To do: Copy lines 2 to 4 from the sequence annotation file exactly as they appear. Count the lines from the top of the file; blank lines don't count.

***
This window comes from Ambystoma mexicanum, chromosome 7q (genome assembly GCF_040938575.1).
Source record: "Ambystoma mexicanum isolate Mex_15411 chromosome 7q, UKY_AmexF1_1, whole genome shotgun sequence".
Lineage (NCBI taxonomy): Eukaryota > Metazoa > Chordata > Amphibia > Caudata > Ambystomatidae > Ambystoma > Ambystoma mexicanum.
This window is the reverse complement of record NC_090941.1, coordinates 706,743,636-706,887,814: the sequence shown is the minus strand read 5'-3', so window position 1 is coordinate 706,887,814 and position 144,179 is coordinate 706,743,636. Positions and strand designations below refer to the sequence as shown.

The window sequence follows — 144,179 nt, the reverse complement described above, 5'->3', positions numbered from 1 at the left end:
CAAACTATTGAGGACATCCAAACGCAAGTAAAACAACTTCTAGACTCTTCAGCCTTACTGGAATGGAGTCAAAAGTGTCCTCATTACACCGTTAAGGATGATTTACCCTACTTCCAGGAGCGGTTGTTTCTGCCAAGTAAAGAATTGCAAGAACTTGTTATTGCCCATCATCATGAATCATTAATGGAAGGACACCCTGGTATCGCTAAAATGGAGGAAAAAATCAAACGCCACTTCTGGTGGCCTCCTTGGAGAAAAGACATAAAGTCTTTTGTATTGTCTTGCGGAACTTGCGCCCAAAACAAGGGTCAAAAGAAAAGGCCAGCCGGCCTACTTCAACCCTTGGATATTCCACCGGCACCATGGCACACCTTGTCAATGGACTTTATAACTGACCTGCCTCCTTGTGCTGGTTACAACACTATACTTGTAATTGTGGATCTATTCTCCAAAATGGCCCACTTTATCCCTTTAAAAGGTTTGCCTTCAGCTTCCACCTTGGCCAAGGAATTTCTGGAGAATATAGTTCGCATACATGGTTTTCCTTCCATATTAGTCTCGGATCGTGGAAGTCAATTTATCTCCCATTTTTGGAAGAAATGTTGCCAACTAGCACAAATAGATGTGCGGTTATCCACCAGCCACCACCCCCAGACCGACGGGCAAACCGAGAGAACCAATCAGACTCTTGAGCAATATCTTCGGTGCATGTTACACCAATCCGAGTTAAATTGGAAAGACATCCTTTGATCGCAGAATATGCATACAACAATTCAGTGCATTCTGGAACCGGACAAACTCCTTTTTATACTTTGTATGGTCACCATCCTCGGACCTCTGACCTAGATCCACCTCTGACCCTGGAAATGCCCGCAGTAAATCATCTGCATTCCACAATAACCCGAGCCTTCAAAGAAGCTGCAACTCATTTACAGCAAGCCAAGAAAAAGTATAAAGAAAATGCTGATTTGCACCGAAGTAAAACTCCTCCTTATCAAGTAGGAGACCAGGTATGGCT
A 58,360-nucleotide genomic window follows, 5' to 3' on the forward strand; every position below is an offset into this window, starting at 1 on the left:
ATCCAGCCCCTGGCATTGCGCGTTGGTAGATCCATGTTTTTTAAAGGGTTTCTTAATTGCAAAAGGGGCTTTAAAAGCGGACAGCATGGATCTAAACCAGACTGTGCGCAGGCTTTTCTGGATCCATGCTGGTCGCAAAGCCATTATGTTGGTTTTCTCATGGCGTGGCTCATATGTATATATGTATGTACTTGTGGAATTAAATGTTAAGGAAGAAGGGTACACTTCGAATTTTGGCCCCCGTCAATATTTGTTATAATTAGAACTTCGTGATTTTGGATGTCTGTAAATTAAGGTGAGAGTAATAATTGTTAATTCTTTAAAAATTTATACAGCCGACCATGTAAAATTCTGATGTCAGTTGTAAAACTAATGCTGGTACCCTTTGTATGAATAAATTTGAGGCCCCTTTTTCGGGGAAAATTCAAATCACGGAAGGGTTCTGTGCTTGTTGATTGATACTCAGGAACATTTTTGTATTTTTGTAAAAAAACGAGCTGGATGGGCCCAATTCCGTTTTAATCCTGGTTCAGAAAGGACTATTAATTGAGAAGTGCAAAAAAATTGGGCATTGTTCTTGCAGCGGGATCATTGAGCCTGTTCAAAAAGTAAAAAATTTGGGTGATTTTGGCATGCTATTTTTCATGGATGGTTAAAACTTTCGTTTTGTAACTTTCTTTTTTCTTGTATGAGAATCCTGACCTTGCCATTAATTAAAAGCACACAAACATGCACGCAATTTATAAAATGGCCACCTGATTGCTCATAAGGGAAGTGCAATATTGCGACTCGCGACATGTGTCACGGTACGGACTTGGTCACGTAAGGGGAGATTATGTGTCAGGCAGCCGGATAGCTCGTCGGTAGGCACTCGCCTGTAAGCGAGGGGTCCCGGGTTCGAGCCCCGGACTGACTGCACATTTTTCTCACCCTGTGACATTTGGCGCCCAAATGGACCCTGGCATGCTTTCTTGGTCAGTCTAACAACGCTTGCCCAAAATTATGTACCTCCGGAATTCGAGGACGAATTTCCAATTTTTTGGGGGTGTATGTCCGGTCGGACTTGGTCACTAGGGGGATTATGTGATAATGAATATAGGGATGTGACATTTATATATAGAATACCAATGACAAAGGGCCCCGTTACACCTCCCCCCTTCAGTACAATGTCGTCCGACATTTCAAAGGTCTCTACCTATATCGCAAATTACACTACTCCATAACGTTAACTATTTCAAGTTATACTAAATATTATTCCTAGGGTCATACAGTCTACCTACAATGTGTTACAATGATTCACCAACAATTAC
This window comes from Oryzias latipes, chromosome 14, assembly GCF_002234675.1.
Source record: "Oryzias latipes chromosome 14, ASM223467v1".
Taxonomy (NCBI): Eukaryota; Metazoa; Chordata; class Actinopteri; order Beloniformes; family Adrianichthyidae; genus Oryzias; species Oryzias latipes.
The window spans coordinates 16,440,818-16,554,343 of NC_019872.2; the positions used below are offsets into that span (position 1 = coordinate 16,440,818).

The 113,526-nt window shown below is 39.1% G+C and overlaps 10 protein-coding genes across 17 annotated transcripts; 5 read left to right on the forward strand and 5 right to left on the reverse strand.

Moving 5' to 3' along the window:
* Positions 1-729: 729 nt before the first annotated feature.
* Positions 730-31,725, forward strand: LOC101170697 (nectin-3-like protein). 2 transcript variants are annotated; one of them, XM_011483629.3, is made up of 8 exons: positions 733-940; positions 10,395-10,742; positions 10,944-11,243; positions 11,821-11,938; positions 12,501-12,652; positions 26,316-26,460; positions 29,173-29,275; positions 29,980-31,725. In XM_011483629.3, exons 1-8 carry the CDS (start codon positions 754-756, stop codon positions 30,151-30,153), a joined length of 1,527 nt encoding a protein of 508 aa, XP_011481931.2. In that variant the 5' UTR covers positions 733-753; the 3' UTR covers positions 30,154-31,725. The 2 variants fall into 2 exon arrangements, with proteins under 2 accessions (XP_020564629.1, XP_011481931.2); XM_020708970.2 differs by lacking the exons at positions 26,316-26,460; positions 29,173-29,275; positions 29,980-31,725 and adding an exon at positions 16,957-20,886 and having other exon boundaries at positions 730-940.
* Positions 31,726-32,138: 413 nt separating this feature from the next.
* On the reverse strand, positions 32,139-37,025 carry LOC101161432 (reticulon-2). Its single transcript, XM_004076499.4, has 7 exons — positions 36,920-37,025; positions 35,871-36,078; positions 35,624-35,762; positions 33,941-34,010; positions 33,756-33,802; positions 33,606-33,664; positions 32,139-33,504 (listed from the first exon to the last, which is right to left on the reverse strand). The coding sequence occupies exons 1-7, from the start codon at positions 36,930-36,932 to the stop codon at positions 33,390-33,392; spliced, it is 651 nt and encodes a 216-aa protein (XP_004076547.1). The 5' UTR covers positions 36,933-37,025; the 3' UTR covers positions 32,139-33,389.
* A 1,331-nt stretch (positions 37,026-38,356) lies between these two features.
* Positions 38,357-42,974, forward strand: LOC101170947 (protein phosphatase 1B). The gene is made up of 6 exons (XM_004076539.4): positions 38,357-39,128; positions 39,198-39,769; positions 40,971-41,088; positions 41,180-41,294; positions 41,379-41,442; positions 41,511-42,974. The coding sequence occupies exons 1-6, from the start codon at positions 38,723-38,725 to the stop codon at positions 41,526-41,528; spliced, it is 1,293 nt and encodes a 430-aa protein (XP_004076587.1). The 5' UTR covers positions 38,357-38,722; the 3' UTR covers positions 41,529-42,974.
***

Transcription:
Source record: "Ambystoma mexicanum isolate Mex_15411 chromosome 7q, UKY_AmexF1_1, whole genome shotgun sequence".
Lineage (NCBI taxonomy): Eukaryota > Metazoa > Chordata > Amphibia > Caudata > Ambystomatidae > Ambystoma > Ambystoma mexicanum.
This window is the reverse complement of record NC_090941.1, coordinates 706,743,636-706,887,814: the sequence shown is the minus strand read 5'-3', so window position 1 is coordinate 706,887,814 and position 144,179 is coordinate 706,743,636. Positions and strand designations below refer to the sequence as shown.